Chapter Seven: We will call this land, “This Land”

Tuesday sunrise broke bright and cheery — or at least I supposed it had. It was certainly bright and cheery enough when I got up at 10:00. After the events of the previous day I thought it wise to sleep in and miss the chance of being threatened in my office first thing in the morning. Besides, I’d not gone to bed until well after two o’clock. It had taken me a long time to convince the Whitewaters that hiring someone to follow a 14-year-old boy just wasn’t destined to end well. Not for the person following, and not for the people who hired him.

After leaving the Whitewater’s place around 11:00 I’d gone to the Plaza Hyatt at Avenue and Bloor. Often I went up to the hotel’s Prince Arthur Piano Lounge to hear Sulemon, the blind pianist, but last night I hadn’t felt like piano music. It would have been a too-bitter reminder of the money I’d just turned down. Instead I’d gone next door to Birdy’s English Pub.

Tucked between The Plaza and the building next to it, Birdy’s is one of Toronto’s best “long bars.” Although it doesn’t date back to the opening of the hotel, it has nevertheless been around for a long time. During the changeover of ownership when the Park Plaza was becoming the Plaza Hyatt, plans to demolish Birdy’s for additions to the hotel were thwarted by a collective outcry from its patrons.

Little ever changed at Birdy’s. The thick pine tables were still carved with cartoons, jokes, and various initials declaring their love for each other. The old bartender, Joe, had long since retired, and the faces of the regular crowd renewed as time went by, but the atmosphere and conviviality of the place stayed the same.

Since I was on my own, I took a seat at the bar, ordered a draught and some chips from Bill and settled in for some serious comfort food and drink. Bill and I talked off and on, as his time permitted, and a couple of regulars stopped by for a quick chat. Mostly, though, I just munched, drank and pondered the imponderables of life.

Birdy’s closes at one, and I’d had a pint of beer around 11, so I felt safe getting into my van. Once again it gave an Academy Award-winning performance of a machine in the last stages of death, but in the end it finally agreed to drive me home.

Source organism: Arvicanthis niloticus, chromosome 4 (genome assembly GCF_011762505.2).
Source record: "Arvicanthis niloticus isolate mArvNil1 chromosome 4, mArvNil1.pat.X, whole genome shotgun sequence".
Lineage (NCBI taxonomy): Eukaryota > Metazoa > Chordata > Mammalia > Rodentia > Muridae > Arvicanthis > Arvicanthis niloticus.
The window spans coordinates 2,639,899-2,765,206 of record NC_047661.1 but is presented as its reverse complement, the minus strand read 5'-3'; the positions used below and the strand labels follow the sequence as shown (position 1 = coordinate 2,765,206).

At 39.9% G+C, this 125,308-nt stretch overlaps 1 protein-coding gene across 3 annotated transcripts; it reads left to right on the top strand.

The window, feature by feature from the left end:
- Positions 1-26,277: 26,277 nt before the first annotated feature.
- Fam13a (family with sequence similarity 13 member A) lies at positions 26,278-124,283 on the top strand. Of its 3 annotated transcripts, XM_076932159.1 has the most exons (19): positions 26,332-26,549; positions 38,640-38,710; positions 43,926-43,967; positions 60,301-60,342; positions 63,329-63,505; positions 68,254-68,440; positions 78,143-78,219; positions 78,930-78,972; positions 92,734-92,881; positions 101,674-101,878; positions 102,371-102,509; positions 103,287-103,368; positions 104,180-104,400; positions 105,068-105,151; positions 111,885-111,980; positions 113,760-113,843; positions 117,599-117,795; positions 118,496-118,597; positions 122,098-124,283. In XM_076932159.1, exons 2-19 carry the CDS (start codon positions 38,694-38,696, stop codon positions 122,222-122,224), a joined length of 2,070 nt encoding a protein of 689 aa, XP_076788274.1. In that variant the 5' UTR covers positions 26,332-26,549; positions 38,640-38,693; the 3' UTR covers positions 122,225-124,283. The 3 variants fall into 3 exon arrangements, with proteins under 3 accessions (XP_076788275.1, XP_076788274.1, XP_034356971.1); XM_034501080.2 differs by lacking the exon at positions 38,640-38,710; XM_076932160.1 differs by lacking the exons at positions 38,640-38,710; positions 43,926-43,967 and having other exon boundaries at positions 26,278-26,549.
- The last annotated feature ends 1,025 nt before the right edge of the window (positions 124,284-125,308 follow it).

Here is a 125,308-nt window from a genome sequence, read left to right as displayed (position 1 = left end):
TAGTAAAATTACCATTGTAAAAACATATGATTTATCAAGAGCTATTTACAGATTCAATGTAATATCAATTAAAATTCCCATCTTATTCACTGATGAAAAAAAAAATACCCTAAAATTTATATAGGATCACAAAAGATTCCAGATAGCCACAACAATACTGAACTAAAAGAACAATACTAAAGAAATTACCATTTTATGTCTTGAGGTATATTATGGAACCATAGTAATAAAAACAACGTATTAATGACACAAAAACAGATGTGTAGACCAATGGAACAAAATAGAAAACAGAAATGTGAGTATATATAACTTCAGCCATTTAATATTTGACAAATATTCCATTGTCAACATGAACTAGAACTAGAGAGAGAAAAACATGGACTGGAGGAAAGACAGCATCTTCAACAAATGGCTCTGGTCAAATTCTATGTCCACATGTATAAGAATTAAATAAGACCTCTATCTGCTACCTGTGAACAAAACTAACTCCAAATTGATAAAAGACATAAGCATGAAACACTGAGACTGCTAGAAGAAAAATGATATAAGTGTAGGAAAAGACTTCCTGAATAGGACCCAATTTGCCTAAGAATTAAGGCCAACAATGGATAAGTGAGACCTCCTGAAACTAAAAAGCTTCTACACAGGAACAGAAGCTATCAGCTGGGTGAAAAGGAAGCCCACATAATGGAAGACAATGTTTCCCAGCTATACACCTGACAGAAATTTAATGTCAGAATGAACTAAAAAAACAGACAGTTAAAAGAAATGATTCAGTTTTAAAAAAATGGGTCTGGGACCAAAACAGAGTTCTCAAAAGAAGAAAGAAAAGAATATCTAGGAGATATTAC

So I woke up late on Tuesday and after taking time for a real breakfast, I arrived at my office around noon to find it refreshingly free of wannabe gangsters. I also found a message on my machine. It was from a Mrs. Pennington asking if I could help find her brother whom she hadn’t seen in over 20 years. She left his full name, Theodore Michael Fitzgerald, and his last-known city of residence (Boston). Before calling her back I did a quick Google search and found a Ted M. Fitzgerald on Endicott Street in the West End of Boston. A little more digging turned up a phone number and I gave him a call. He answered on the second ring. (Whatever else he might be, Mr. Fitzgerald was obviously not a beautiful, blonde Scandinavian girl.)

“Is this Theodore Michael Fitzgerald?” I asked.

“Yes,” he answered. “Who is this?”

“I’m Robert Fielding and I’ve been asked to locate you by a Eustace Pennington, maiden name Fitzgerald.”

“Eustace?” he cried. “Good lord, I haven’t heard from her in ages. Is she all right?”

“To the best of my knowledge, sir, she’s fine. Would you agree to letting me give her your contact information?”

“Oh, definitely! I’d love to hear from old Eustace again. It’s been years.”

“Thank you sir, I’m sure she’ll be in touch shortly.”

I then phoned Eustace, agreed to look into the matter of finding her brother, and we arranged suitable compensation for my efforts. This called for a celebration, so I went across the road to the King’s Plate for a roast beef open-faced sandwich (with gravy, peas and mashed potatoes). When the last bit of gravy was sopped up and my coffee cup drained, I went back to my office and gave Eustace the good news that I had found her brother.

“Oh, you’re an absolute marvel!” she gushed.

Even Murphy takes a day off now and again.

Since there was nothing else to be done, I called Paula and we arranged to meet that evening for a night-walk around the city. This was something of a tradition with us, started when I was still “introducing her to Toronto.” I spent the rest of the day reading a Stephen King novel in my office, then once more over to the Plate for dinner before heading out to meet Paula.